Whilst reading this collection from Aphotic Realm, I felt like Total Recall, Dark City, and Blade Runner were playing on loop in my mind, such were the vivid descriptions in the dark tales on offer here. Although not all the stories struck the ‘woah-cord’ with me, each did transport me to a desolate and depressing future where life certainly licks balls. And this, of course, was the point.
The first thing that impressed me with this was the layout. I was expecting a small paperback but when it arrived I was delighted to find a full A4 size magazine/book. The artwork is stunning with each short story getting its own unique look, as well as a feature on artist Sergii Golotovskiy who was responsible for the excellent cover (and alternate cover).
There’s also interviews, reviews, and comics. I’m not a big fan of comics I have to say, but the artwork for these was top drawer and definitely in keeping with dark theme.
There are interviews with Ronald Malfi, Kevin J. Anderson, and Katie Koja, and a couple of book reviews by Cedar Hollow Horror Reviews and Brian James Lewis.
But it was the short stories that brought me here, and they didn’t disappoint.
Things kick off with a non-fiction piece by Veronica Sicoe. This is a great intro that sets the mood for what is to come. There’s nothing new here but it certainly whets the appetite, like reading the synopsis for your favourite movie. “Yes, I’m ready to be Dystopia-d,” I said.
As I mentioned earlier not all the stories were for me, although each one had me invested in the tale so the world-building was all superbly done. But here are a few words on the ones I really enjoyed.
The Red Umbrella – Brian Black. A man working as an engineer, battling the primitives in a world destroyed by machines finds out he had more to do with the situation than he realised. A real ‘oh no!!’ moment at the end.
Interrogation – Anoop Anthony. I enjoyed the way this story was told. A quick intro detailing a terrorist attack then switches to the futuristic mind-reading techniques of two doctors as they delve into the memories of the arrested terrorist. They learn the motivation of the attack, which is not what they first imagined.
May It Pass – Bo Chappell. This was a ‘we need to know why everything went wrong’ tale, where a young girl is sent by her father to escape the atrocities of their planet. This is a dystopian tale, obviously, so things ain’t too rosey at the end.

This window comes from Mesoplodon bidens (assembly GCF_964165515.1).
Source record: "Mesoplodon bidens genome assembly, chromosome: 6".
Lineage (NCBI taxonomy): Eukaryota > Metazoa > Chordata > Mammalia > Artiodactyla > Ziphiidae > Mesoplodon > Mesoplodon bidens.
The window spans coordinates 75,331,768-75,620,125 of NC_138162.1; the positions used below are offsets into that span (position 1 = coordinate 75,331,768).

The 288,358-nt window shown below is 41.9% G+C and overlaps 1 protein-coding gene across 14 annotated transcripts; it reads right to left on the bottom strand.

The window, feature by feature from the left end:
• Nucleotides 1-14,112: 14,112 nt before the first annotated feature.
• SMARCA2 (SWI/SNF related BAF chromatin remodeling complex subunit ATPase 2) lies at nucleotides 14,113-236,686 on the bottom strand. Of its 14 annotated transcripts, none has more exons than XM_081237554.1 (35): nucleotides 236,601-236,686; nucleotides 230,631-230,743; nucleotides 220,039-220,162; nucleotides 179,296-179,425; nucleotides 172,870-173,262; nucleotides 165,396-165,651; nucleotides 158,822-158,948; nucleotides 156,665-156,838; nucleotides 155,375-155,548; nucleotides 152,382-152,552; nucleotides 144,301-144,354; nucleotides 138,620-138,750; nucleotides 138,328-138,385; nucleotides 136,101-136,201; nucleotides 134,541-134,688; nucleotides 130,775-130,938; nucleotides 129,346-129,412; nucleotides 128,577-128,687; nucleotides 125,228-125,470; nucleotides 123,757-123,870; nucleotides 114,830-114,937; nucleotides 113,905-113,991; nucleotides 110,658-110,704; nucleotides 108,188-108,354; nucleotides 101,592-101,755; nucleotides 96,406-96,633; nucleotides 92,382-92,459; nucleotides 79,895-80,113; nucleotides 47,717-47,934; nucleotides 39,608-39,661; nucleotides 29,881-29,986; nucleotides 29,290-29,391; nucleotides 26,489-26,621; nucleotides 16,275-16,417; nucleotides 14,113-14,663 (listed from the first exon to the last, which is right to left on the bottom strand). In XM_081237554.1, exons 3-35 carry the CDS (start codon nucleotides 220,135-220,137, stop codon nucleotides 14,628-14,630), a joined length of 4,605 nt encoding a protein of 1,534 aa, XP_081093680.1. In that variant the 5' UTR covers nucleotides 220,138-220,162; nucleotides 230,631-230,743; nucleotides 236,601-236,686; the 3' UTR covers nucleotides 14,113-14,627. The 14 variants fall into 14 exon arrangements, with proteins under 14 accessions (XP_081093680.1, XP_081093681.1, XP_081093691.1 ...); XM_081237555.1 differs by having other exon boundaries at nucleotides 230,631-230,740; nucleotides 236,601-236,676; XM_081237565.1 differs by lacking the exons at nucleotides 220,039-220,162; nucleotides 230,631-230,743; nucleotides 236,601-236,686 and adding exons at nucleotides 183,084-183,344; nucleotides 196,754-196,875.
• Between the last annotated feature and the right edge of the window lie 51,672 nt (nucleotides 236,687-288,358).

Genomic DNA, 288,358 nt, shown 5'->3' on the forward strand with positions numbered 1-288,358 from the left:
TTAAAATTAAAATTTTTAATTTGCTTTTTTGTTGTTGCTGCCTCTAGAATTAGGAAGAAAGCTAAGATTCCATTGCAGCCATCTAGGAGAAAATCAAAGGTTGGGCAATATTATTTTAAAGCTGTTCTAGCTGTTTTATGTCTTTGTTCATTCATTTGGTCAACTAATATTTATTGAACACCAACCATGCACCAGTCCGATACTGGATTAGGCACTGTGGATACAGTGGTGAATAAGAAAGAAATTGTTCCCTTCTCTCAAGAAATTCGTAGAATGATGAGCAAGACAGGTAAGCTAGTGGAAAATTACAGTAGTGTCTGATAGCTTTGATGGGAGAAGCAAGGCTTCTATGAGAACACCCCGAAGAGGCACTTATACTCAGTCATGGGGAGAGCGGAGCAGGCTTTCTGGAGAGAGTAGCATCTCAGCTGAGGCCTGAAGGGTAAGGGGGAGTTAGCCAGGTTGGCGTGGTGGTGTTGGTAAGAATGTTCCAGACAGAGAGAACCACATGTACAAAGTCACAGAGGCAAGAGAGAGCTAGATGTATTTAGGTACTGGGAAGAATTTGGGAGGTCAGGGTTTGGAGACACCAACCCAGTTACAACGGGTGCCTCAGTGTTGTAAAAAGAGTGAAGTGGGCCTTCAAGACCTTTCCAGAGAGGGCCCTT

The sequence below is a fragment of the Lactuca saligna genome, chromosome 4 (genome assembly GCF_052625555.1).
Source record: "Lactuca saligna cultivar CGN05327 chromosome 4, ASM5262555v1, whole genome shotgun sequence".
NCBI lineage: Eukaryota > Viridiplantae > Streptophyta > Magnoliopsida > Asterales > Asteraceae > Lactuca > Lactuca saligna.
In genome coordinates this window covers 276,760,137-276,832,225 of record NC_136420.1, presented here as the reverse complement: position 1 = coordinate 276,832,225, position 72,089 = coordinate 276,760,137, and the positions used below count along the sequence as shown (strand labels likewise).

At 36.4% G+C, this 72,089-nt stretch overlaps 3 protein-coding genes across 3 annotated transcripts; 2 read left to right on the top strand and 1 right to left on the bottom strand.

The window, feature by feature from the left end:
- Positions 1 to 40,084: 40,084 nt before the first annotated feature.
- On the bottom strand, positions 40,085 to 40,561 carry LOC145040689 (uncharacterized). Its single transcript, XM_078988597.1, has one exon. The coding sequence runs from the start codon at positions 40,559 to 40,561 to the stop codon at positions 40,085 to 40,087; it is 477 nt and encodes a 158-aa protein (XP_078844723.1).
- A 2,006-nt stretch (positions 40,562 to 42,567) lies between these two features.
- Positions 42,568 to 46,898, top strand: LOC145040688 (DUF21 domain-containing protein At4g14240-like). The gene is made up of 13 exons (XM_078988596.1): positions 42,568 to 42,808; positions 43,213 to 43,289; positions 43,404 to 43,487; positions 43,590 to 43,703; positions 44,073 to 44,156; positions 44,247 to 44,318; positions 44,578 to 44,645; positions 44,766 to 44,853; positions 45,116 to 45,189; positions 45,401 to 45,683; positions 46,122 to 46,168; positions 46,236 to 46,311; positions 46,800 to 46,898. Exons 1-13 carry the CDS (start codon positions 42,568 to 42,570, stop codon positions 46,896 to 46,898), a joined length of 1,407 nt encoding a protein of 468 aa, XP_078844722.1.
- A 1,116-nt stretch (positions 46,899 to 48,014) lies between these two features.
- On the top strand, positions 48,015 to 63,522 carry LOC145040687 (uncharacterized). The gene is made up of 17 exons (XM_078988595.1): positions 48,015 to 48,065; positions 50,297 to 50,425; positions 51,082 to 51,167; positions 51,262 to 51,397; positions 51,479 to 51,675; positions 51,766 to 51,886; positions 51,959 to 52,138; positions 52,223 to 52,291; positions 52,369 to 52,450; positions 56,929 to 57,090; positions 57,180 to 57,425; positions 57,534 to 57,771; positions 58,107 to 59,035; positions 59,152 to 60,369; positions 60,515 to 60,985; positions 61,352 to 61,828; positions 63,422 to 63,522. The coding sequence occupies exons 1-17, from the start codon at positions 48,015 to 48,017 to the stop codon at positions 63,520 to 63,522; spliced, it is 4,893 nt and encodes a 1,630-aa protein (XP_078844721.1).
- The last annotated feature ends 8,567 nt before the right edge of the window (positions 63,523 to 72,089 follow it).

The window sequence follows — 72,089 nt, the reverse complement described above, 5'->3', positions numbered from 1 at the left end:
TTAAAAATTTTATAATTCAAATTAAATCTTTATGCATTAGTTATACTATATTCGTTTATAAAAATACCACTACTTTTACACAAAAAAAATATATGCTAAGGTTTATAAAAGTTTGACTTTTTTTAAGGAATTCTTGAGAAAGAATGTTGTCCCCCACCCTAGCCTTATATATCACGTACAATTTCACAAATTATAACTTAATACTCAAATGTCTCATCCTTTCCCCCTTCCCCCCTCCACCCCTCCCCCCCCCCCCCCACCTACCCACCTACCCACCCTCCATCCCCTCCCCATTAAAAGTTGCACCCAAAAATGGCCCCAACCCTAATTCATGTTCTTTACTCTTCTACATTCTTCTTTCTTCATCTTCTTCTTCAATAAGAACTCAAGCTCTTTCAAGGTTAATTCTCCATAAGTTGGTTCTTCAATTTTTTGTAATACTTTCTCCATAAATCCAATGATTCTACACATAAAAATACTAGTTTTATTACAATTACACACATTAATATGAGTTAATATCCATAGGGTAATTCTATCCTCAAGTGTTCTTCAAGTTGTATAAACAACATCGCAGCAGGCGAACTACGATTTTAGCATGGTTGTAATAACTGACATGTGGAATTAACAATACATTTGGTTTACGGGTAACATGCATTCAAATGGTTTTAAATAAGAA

Flake – John F. Leonard. A man writes in his diary of strange, snow-like fog flakes that are seemingly destroying the world. Like a Lovecraftian tale we witness the man’s fall to insanity through his diary entries. This is depressing stuff.
Hungry Little Things – S. J. Budd. A woman tells of her desire to get to school to collect her little boy, but the strange creatures in the air that seek to devour all life are in her way. Will she make it to the school or will she be consumed by these vicious, deadly mites?
Fix Me – Lachlan Watt. I loved the creepy and claustrophobic feel of this story. A woman is shut inside a dark room, not knowing who she is or what in the hell is going on. But she’s been put inside for a purpose and slowly she realises exactly what’s expected of her. It’s not good, I can tell you. This was my favourite story on offer.
8-Bit Rebellion – A. A. Medina. This was another great story of futuristic suffering. I loved the concept of this one; a world where everything is seen only in black and white, and the ability to see colours must be earned. One man strives, with the help of a strange underground brotherhood, to bring down the system.
The Day The Towers Rose – S. E. Casey. This was one depressing tale. The city has ceased to function, the streets are empty, and there is no longer any point to life. Strange beings have taken over. Are they aliens? It’s hard to say and the reason for their arrival is only hinted at, which only helped to create the tension in this great story.
Ruby – Jonathan Boon. In a world where gifted children are taken from their loving families, you can understand why two parents do all they can to prevent the evil corporation from stealing their little girl. But it seems as though The Man will go to any extreme to get what he wants.
So all in all, I thoroughly enjoyed this journey into the destruction of the world as we know it. A really great collection of stories, art, and general dystopian awesomeness. Hails to Aphotic Realm and all the authors and contributors for making this issue. Ooh, there’s a Lovecraft-inspired one coming soon – Yes Please!!!
Categories: book review